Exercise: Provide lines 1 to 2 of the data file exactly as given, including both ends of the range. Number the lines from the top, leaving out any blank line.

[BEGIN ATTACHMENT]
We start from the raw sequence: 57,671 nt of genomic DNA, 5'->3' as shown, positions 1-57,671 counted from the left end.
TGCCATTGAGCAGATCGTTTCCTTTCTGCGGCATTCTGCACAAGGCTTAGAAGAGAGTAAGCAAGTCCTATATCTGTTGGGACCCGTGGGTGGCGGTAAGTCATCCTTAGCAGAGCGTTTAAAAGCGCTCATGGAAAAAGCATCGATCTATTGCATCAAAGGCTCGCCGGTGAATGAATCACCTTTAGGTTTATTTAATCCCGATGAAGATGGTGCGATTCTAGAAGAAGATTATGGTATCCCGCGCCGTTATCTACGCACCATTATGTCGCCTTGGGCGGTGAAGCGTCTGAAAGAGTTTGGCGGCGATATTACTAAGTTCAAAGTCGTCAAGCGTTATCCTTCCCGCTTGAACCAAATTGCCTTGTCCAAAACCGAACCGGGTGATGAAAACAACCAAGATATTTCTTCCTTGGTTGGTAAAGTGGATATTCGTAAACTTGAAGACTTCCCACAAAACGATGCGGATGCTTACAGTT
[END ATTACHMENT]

We start from the raw sequence: 57,671 nt of genomic DNA, 5'->3' as shown, positions 1-57,671 counted from the left end.
TGCCATTGAGCAGATCGTTTCCTTTCTGCGGCATTCTGCACAAGGCTTAGAAGAGAGTAAGCAAGTCCTATATCTGTTGGGACCCGTGGGTGGCGGTAAGTCATCCTTAGCAGAGCGTTTAAAAGCGCTCATGGAAAAAGCATCGATCTATTGCATCAAAGGCTCGCCGGTGAATGAATCACCTTTAGGTTTATTTAATCCCGATGAAGATGGTGCGATTCTAGAAGAAGATTATGGTATCCCGCGCCGTTATCTACGCACCATTATGTCGCCTTGGGCGGTGAAGCGTCTGAAAGAGTTTGGCGGCGATATTACTAAGTTCAAAGTCGTCAAGCGTTATCCTTCCCGCTTGAACCAAATTGCCTTGTCCAAAACCGAACCGGGTGATGAAAACAACCAAGATATTTCTTCCTTGGTTGGTAAAGTGGATATTCGTAAACTTGAAGACTTCCCACAAAACGATGCGGATGCTTACAGTT